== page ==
Where were you when American poetess Sylvia Plath gassed herself in her London kitchen at the age of 30 during the harsh winter of 1963?
Not perhaps the stuff our memories are made of, but all that could change. There is a distinct revival worldwide of interest in poetry and poets. This is expressed in the increased purchase of poetry books – anthologies and works by individual poets – in the new and secondhand book markets.

Where were you when American poetess Sylvia Plath gassed herself in her London kitchen at the age of 30 during the harsh winter of 1963?

Not perhaps the stuff our memories are made of, but all that could change. There is a distinct revival worldwide of interest in poetry and poets. This is expressed in the increased purchase of poetry books – anthologies and works by individual poets – in the new and secondhand book markets.

There are a number of reasons for this:

The internet allows the discussion and publication of poetry in a way previously impossible considering the uneconomic nature of the physical publishing poetry and publishing critiques, both amateur and academic.

The brash and materialistic eighties preceded the fantastic and terrified nineties. Now here we are here in the middle of the first decade of the 21st century, more sober and reflective, wondering where the world is going. 

Out of this a generation is emerging a present-day version of the 60’s and 70’s dreamers and idealists. They want more than self-help books, more than herbal remedies and fatuous fantasies. There is a return to serious intellectual examination and spiritual actualization.

And by serious I don’t mean lacking in humor. I’m talking about intellectual acuity (take the works of travel poet Bill Bryson for instance) compared to idiotic ramblings (say the books of creative conspiracy theorist David Icke). Bryson is funny and perceptive while Icke is obtuse and laughable. There’s a big difference.  We are moving away from weak thoughts to profundity.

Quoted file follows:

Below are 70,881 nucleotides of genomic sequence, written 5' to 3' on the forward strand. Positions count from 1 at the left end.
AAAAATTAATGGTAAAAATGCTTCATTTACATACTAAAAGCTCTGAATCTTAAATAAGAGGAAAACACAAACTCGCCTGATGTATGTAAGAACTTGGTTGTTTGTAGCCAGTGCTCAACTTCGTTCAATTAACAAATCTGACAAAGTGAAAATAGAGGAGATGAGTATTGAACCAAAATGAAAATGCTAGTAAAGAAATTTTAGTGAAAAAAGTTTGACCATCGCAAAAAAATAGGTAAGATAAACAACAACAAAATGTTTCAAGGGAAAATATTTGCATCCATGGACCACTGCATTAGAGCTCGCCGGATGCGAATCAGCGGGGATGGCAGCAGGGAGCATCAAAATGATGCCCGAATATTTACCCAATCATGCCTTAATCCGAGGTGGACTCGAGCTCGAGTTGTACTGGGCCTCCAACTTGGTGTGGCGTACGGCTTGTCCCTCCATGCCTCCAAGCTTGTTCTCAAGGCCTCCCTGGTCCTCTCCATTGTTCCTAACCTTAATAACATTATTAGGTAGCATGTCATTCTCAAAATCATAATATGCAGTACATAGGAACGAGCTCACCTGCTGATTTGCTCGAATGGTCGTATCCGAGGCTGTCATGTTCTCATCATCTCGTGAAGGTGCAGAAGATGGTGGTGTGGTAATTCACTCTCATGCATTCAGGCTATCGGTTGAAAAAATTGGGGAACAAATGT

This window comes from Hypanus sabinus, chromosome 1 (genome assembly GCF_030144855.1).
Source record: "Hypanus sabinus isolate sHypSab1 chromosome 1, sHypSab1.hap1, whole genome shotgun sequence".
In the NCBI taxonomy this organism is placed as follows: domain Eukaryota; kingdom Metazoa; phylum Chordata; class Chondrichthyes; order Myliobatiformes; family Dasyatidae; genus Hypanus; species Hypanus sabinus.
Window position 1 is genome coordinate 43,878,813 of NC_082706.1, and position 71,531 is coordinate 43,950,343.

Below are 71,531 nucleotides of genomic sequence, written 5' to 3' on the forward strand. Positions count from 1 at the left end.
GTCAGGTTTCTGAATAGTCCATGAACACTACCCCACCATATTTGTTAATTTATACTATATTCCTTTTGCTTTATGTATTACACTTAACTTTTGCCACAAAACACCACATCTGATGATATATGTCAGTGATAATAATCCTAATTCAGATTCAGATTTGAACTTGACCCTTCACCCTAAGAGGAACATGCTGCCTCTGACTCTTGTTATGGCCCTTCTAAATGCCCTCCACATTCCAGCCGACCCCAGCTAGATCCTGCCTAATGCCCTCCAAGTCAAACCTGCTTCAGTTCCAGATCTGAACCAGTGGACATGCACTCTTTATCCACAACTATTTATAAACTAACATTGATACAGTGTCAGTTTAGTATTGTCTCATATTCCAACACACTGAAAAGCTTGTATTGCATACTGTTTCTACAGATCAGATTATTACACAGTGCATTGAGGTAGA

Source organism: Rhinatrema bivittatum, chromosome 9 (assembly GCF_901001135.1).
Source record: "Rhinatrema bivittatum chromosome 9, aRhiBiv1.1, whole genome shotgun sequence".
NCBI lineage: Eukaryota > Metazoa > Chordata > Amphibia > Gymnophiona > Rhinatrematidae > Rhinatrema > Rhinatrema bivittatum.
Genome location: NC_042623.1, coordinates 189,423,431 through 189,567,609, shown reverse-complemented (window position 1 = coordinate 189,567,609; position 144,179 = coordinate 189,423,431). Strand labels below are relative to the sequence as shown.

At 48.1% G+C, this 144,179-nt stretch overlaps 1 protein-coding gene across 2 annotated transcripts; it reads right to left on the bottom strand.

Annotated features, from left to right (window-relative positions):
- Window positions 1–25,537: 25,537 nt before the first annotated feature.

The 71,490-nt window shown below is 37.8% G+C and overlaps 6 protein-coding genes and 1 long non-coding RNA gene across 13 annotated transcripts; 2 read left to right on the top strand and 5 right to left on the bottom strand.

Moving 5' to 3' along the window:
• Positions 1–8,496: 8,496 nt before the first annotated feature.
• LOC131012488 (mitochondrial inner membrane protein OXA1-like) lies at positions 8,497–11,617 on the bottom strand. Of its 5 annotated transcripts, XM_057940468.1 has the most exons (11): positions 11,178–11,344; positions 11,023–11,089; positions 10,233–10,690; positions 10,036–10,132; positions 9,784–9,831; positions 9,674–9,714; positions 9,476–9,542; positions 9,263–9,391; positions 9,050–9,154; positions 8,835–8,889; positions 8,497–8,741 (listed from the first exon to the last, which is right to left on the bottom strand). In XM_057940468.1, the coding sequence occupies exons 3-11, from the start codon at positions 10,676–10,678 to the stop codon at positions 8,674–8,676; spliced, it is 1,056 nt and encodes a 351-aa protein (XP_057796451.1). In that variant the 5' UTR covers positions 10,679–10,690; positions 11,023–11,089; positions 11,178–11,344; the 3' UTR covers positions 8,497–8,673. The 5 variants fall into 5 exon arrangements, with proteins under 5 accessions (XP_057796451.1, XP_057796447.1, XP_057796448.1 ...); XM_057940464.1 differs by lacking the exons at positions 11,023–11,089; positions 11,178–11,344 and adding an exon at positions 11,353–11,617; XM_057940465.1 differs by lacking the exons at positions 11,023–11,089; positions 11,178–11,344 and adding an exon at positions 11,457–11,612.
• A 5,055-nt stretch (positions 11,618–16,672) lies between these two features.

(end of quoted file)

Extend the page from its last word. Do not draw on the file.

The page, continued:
Can there be any explanation other than this when a 17-year-old youth enters our bookshop asking for The Complete Works of Byron, or when a blonde girl no older than 15 says she is searching for the poems of Shelley?

In a decade of book-selling this has never happened before. Suddenly we are buying poetry books again to meet demand, and retrieving the slim poetry books we relegated to boxes in the basement, to create a special poetry section.  

This makes sense of the revival of interest in the sixties ballad-poets: Leonard Cohen and Joan Baez. Once again Bob Dylan is speaking to the contemporary generation. T.S. Eliot and Ted Hughes are being discussed again. The demand for the work of Lebanese poet Kahlil Gibran can barely be met. Dylan Thomas is revisited. There is renewed interest in the war poets and so-called world poetry: the Senegalese, Thai, French and Swedish poets.

And why not? It is possible because the books are available and affordable, thanks to the international online book-buying market and the renewed interest in poetic thought.

Can a rediscovery of Shakespeare’s sonnets and Milton’s Paradise Lost  be far off? Horde any old poetry books and poetry anthologies you still have. You could catch your children reading them one day in a way you never did.

Call it poetic justice.

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